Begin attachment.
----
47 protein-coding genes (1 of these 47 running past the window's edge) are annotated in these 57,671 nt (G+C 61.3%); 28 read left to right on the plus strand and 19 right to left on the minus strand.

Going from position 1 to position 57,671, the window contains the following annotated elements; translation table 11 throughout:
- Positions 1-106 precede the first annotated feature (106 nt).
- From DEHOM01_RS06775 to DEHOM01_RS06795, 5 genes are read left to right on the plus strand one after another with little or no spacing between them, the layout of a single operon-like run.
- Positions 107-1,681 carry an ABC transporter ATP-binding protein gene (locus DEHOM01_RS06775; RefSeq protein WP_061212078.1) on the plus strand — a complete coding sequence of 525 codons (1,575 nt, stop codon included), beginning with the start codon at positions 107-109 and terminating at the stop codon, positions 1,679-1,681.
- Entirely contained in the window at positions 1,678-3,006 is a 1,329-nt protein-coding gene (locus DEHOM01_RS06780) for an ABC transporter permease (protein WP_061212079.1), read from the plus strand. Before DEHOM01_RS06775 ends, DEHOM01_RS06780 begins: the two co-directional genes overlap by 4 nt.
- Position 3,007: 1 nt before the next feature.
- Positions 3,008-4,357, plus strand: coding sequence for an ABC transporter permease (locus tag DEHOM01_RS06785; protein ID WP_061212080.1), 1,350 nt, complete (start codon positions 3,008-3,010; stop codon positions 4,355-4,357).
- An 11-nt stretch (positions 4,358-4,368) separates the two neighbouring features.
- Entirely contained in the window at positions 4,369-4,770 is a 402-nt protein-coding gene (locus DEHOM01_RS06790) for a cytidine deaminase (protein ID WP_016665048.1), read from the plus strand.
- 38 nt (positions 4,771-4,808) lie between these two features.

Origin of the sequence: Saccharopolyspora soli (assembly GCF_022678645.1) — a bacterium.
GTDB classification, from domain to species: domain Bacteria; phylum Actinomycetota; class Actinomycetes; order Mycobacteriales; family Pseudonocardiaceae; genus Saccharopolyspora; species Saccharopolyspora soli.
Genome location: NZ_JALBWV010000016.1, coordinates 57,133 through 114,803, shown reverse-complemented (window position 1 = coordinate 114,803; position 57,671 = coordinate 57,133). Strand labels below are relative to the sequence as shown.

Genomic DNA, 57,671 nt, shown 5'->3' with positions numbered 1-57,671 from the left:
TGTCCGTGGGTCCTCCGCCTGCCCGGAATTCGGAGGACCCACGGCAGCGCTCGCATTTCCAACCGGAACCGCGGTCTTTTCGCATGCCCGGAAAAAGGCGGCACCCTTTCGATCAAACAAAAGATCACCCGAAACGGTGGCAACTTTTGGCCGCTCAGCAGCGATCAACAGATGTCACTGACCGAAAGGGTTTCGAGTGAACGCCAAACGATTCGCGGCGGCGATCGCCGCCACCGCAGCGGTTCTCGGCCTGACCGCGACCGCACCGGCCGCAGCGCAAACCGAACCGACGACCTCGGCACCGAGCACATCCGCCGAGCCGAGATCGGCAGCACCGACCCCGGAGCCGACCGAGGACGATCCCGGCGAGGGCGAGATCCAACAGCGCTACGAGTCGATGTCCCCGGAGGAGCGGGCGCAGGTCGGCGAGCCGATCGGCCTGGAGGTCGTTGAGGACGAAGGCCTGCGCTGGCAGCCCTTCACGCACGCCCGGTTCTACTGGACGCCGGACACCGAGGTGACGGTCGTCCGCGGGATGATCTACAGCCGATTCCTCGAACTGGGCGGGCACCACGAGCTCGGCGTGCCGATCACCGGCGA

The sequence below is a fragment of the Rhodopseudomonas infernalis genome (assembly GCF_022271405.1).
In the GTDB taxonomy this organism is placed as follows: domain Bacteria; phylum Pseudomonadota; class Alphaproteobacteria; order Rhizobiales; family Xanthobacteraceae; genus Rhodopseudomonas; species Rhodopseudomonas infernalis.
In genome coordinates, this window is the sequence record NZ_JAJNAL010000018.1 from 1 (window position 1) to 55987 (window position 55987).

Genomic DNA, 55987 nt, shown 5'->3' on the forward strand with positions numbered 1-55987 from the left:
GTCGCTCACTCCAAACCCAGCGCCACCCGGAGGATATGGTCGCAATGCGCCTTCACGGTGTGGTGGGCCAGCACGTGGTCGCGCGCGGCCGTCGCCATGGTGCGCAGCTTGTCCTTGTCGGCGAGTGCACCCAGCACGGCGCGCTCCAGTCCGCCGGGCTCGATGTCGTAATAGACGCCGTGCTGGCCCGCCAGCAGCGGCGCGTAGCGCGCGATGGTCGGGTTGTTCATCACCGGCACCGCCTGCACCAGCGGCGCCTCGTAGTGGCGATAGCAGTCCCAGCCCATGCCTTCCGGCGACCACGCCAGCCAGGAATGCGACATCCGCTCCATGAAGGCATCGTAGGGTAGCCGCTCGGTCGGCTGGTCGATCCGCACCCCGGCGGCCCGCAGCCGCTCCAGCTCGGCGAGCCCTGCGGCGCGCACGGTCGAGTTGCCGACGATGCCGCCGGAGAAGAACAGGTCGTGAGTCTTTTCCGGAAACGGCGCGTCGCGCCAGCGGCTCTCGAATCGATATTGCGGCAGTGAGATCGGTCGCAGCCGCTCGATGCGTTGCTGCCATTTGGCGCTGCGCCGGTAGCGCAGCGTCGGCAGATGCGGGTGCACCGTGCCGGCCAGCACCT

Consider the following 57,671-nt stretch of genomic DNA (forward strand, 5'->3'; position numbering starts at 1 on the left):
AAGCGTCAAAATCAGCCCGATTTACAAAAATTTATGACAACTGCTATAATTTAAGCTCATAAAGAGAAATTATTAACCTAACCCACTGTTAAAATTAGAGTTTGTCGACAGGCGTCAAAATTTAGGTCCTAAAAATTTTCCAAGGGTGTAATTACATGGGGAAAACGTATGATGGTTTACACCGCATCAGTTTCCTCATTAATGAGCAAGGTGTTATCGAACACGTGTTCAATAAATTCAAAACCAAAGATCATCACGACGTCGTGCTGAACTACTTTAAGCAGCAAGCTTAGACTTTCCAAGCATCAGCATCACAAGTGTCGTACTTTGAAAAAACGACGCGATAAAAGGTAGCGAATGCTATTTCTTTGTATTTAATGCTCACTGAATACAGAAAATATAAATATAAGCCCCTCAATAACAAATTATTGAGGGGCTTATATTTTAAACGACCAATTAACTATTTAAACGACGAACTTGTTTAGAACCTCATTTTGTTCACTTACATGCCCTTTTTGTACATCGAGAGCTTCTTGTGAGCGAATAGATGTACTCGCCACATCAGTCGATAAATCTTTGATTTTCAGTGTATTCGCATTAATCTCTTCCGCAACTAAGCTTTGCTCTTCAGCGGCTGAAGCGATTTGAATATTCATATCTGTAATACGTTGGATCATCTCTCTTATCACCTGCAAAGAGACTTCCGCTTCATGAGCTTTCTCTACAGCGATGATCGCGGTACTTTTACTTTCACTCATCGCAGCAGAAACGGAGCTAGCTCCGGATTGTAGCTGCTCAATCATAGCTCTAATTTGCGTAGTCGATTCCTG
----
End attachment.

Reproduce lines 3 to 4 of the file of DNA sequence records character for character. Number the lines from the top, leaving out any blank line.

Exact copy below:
- Positions 1-106 precede the first annotated feature (106 nt).
- From DEHOM01_RS06775 to DEHOM01_RS06795, 5 genes are read left to right on the plus strand one after another with little or no spacing between them, the layout of a single operon-like run.